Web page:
health, safety, morals or general Realty where restricting uses in a
welfare. flood plain
Unlike in Dur-Bar was directly tied
the health, safety, morals or general welfare justification exists for precluding all uses
the public, of right in
2. Zoning treatises and journals
standard zoning practices contemplate permitted uses as of right that can be expanded upon by the administrative zoning function. Professor Mandelker writes:
The drafters of the Standard Zoning Act clearly contemplated a zoning process in which the uses designated by the zoning ordinance were permitted "as
of right," administrative
delegated this function to the board of adjustment. It authorized the board to grant variances from the zoning ordinance in cases of hardship, as defined in the Act, and to grant special exceptions authorized by provisions in the zoning ordinance. Many zoning ordinances use the term "special" or "conditional" use rather than "special exception. . . ."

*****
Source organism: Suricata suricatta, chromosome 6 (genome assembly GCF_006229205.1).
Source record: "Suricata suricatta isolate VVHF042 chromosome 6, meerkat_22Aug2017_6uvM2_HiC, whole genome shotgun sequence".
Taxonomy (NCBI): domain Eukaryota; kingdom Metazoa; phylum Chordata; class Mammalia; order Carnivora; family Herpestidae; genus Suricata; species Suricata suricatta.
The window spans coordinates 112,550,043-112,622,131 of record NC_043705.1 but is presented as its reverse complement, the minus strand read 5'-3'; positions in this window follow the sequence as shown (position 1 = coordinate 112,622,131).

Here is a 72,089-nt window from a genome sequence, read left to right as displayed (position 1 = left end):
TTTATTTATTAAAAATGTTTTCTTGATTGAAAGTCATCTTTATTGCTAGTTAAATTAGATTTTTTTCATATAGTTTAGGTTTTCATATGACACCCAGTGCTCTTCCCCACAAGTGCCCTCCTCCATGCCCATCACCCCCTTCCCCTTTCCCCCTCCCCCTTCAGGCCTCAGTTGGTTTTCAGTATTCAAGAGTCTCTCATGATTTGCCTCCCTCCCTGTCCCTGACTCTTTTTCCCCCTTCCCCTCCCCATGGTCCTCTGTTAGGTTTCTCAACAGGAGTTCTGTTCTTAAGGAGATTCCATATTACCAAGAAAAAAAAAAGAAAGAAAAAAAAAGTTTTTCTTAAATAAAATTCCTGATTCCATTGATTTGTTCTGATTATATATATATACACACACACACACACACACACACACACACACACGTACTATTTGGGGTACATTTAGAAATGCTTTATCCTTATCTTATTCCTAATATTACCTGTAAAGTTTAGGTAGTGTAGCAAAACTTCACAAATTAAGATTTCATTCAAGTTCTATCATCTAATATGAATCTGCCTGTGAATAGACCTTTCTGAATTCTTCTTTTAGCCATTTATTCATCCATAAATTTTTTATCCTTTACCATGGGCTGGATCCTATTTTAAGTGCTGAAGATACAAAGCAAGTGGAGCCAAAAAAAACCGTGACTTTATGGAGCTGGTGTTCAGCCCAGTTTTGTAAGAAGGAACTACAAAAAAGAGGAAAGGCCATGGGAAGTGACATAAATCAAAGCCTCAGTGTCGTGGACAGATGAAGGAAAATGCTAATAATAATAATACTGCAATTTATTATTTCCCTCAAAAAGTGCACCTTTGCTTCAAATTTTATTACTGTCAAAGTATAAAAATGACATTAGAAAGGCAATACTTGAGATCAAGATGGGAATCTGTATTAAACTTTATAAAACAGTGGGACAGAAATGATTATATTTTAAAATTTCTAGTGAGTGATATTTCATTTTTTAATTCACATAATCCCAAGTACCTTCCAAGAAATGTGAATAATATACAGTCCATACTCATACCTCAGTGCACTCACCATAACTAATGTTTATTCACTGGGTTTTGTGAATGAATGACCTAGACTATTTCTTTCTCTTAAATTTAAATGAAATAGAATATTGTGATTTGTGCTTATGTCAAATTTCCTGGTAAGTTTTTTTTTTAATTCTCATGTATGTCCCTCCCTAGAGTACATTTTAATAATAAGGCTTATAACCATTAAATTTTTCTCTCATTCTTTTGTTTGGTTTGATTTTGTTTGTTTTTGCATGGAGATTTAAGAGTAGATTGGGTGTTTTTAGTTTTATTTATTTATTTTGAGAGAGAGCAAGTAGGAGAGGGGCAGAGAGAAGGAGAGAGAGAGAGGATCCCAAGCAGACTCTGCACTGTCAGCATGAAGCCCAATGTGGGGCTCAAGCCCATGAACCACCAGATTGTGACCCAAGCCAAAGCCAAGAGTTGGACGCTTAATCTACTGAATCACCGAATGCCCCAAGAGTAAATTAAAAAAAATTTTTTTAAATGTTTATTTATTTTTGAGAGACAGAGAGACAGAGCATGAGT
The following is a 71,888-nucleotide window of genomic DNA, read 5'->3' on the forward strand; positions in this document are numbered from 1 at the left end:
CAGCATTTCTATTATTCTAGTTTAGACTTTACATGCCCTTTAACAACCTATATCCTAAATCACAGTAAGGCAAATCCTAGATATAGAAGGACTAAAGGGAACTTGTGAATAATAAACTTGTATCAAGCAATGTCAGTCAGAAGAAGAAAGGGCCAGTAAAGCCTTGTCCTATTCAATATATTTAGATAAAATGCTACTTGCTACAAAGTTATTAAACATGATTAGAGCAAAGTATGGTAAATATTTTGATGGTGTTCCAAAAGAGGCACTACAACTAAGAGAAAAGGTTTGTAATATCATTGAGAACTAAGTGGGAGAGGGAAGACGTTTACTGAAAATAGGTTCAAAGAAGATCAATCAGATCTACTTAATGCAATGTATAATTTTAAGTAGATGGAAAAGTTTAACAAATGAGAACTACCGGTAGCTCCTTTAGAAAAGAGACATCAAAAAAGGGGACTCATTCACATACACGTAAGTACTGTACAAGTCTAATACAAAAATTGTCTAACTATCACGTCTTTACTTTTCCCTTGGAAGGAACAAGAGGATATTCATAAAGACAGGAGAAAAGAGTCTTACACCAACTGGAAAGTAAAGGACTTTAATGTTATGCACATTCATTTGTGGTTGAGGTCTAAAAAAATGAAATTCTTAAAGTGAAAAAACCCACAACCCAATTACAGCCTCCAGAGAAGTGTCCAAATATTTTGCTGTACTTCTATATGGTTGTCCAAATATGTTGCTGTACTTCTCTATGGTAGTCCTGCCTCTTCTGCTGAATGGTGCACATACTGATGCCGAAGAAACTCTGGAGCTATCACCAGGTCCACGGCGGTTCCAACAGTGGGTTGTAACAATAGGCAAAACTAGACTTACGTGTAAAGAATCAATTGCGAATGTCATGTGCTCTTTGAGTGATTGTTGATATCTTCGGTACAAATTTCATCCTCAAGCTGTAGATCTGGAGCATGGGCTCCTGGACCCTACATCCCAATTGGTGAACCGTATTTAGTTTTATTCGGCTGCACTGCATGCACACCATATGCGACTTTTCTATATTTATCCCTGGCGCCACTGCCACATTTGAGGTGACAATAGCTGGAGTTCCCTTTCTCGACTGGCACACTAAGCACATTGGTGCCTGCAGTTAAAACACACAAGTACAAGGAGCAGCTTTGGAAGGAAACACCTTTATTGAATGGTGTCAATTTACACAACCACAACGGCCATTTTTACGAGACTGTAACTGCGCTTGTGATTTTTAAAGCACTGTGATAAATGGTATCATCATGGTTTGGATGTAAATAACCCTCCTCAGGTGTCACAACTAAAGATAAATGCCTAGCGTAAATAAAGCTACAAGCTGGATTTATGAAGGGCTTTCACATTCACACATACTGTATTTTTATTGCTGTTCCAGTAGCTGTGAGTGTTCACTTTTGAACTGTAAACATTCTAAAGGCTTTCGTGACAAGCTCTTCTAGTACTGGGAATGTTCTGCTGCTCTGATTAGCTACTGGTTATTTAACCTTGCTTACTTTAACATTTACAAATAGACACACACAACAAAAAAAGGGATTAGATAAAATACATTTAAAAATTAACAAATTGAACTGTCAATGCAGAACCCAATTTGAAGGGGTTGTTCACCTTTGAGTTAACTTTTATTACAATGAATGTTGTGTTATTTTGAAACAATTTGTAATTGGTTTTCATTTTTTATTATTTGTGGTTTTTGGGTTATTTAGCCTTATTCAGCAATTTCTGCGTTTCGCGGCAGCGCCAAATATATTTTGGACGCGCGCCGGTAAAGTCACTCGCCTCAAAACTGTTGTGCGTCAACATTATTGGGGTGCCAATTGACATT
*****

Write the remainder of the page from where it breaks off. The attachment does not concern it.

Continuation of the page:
Mandelker, supra, § 6.39, at 6-44 (emphasis added).
¶49 In Anderson's American Law of Zoning, the observation is also made that "[m]ost ordinances impose a broad division of land uses," and, in addition, those ordinances then provide that "specified uses may be established or maintained" pursuant to a